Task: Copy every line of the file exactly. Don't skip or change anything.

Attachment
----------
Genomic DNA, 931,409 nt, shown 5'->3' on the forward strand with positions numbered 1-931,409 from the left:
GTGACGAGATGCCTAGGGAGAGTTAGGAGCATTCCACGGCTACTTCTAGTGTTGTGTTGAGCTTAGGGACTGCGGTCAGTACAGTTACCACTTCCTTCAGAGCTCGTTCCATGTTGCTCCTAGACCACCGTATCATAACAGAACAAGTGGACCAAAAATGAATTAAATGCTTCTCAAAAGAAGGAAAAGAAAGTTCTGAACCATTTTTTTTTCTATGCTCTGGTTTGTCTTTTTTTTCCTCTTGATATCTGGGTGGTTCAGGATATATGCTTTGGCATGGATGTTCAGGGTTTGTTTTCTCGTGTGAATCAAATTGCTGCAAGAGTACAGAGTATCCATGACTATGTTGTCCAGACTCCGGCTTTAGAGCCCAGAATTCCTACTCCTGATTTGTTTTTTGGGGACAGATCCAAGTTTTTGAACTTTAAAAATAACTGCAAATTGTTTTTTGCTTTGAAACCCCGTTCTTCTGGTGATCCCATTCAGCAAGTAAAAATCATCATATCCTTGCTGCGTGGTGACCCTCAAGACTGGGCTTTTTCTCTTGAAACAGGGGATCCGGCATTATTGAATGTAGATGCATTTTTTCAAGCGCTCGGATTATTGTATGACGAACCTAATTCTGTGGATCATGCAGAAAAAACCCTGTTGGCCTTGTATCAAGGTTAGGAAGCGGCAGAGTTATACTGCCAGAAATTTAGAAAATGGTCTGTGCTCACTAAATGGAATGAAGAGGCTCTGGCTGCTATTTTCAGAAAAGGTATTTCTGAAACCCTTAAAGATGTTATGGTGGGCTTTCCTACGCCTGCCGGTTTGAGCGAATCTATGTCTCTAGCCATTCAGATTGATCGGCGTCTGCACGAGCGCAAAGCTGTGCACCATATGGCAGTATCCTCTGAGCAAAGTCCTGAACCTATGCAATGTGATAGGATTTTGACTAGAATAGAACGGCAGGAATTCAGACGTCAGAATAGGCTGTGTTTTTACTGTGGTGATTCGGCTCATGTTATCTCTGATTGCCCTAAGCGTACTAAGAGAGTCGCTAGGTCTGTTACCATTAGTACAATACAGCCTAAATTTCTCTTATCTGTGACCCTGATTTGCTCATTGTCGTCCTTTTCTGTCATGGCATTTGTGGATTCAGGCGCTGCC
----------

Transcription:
Genomic DNA, 931,409 nt, shown 5'->3' on the forward strand with positions numbered 1-931,409 from the left:
GTGACGAGATGCCTAGGGAGAGTTAGGAGCATTCCACGGCTACTTCTAGTGTTGTGTTGAGCTTAGGGACTGCGGTCAGTACAGTTACCACTTCCTTCAGAGCTCGTTCCATGTTGCTCCTAGACCACCGTATCATAACAGAACAAGTGGACCAAAAATGAATTAAATGCTTCTCAAAAGAAGGAAAAGAAAGTTCTGAACCATTTTTTTTTCTATGCTCTGGTTTGTCTTTTTTTTCCTCTTGATATCTGGGTGGTTCAGGATATATGCTTTGGCATGGATGTTCAGGGTTTGTTTTCTCGTGTGAATCAAATTGCTGCAAGAGTACAGAGTATCCATGACTATGTTGTCCAGACTCCGGCTTTAGAGCCCAGAATTCCTACTCCTGATTTGTTTTTTGGGGACAGATCCAAGTTTTTGAACTTTAAAAATAACTGCAAATTGTTTTTTGCTTTGAAACCCCGTTCTTCTGGTGATCCCATTCAGCAAGTAAAAATCATCATATCCTTGCTGCGTGGTGACCCTCAAGACTGGGCTTTTTCTCTTGAAACAGGGGATCCGGCATTATTGAATGTAGATGCATTTTTTCAAGCGCTCGGATTATTGTATGACGAACCTAATTCTGTGGATCATGCAGAAAAAACCCTGTTGGCCTTGTATCAAGGTTAGGAAGCGGCAGAGTTATACTGCCAGAAATTTAGAAAATGGTCTGTGCTCACTAAATGGAATGAAGAGGCTCTGGCTGCTATTTTCAGAAAAGGTATTTCTGAAACCCTTAAAGATGTTATGGTGGGCTTTCCTACGCCTGCCGGTTTGAGCGAATCTATGTCTCTAGCCATTCAGATTGATCGGCGTCTGCACGAGCGCAAAGCTGTGCACCATATGGCAGTATCCTCTGAGCAAAGTCCTGAACCTATGCAATGTGATAGGATTTTGACTAGAATAGAACGGCAGGAATTCAGACGTCAGAATAGGCTGTGTTTTTACTGTGGTGATTCGGCTCATGTTATCTCTGATTGCCCTAAGCGTACTAAGAGAGTCGCTAGGTCTGTTACCATTAGTACAATACAGCCTAAATTTCTCTTATCTGTGACCCTGATTTGCTCATTGTCGTCCTTTTCTGTCATGGCATTTGTGGATTCAGGCGCTGCC